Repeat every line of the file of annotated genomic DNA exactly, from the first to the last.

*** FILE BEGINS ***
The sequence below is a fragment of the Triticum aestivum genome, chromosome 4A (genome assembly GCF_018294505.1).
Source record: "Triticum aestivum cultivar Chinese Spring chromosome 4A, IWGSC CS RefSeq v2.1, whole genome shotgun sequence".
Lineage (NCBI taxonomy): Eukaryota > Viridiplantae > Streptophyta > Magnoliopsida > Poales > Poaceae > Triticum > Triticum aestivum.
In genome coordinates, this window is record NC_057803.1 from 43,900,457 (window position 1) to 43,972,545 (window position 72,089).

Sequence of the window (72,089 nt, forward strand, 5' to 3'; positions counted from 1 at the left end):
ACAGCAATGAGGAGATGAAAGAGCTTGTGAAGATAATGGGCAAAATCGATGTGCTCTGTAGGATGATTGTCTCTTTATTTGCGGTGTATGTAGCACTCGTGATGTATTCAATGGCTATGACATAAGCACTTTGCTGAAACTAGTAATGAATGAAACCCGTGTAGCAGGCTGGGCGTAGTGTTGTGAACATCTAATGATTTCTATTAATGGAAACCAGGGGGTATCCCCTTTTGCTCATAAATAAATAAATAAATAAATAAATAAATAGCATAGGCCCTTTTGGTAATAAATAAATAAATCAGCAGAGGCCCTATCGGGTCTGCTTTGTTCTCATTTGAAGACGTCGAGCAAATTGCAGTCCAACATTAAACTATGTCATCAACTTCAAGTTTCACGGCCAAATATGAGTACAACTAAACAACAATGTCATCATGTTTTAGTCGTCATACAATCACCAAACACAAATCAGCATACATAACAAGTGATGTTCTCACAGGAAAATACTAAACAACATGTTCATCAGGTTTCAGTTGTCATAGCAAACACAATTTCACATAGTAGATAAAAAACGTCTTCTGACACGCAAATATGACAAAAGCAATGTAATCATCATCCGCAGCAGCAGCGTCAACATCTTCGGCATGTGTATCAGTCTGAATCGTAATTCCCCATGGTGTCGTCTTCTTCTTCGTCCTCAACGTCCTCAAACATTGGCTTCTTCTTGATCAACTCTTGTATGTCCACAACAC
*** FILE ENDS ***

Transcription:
The sequence below is a fragment of the Triticum aestivum genome, chromosome 4A (genome assembly GCF_018294505.1).
Source record: "Triticum aestivum cultivar Chinese Spring chromosome 4A, IWGSC CS RefSeq v2.1, whole genome shotgun sequence".
Lineage (NCBI taxonomy): Eukaryota > Viridiplantae > Streptophyta > Magnoliopsida > Poales > Poaceae > Triticum > Triticum aestivum.
In genome coordinates, this window is record NC_057803.1 from 43,900,457 (window position 1) to 43,972,545 (window position 72,089).

Sequence of the window (72,089 nt, forward strand, 5' to 3'; positions counted from 1 at the left end):
ACAGCAATGAGGAGATGAAAGAGCTTGTGAAGATAATGGGCAAAATCGATGTGCTCTGTAGGATGATTGTCTCTTTATTTGCGGTGTATGTAGCACTCGTGATGTATTCAATGGCTATGACATAAGCACTTTGCTGAAACTAGTAATGAATGAAACCCGTGTAGCAGGCTGGGCGTAGTGTTGTGAACATCTAATGATTTCTATTAATGGAAACCAGGGGGTATCCCCTTTTGCTCATAAATAAATAAATAAATAAATAAATAAATAGCATAGGCCCTTTTGGTAATAAATAAATAAATCAGCAGAGGCCCTATCGGGTCTGCTTTGTTCTCATTTGAAGACGTCGAGCAAATTGCAGTCCAACATTAAACTATGTCATCAACTTCAAGTTTCACGGCCAAATATGAGTACAACTAAACAACAATGTCATCATGTTTTAGTCGTCATACAATCACCAAACACAAATCAGCATACATAACAAGTGATGTTCTCACAGGAAAATACTAAACAACATGTTCATCAGGTTTCAGTTGTCATAGCAAACACAATTTCACATAGTAGATAAAAAACGTCTTCTGACACGCAAATATGACAAAAGCAATGTAATCATCATCCGCAGCAGCAGCGTCAACATCTTCGGCATGTGTATCAGTCTGAATCGTAATTCCCCATGGTGTCGTCTTCTTCTTCGTCCTCAACGTCCTCAAACATTGGCTTCTTCTTGATCAACTCTTGTATGTCCACAACAC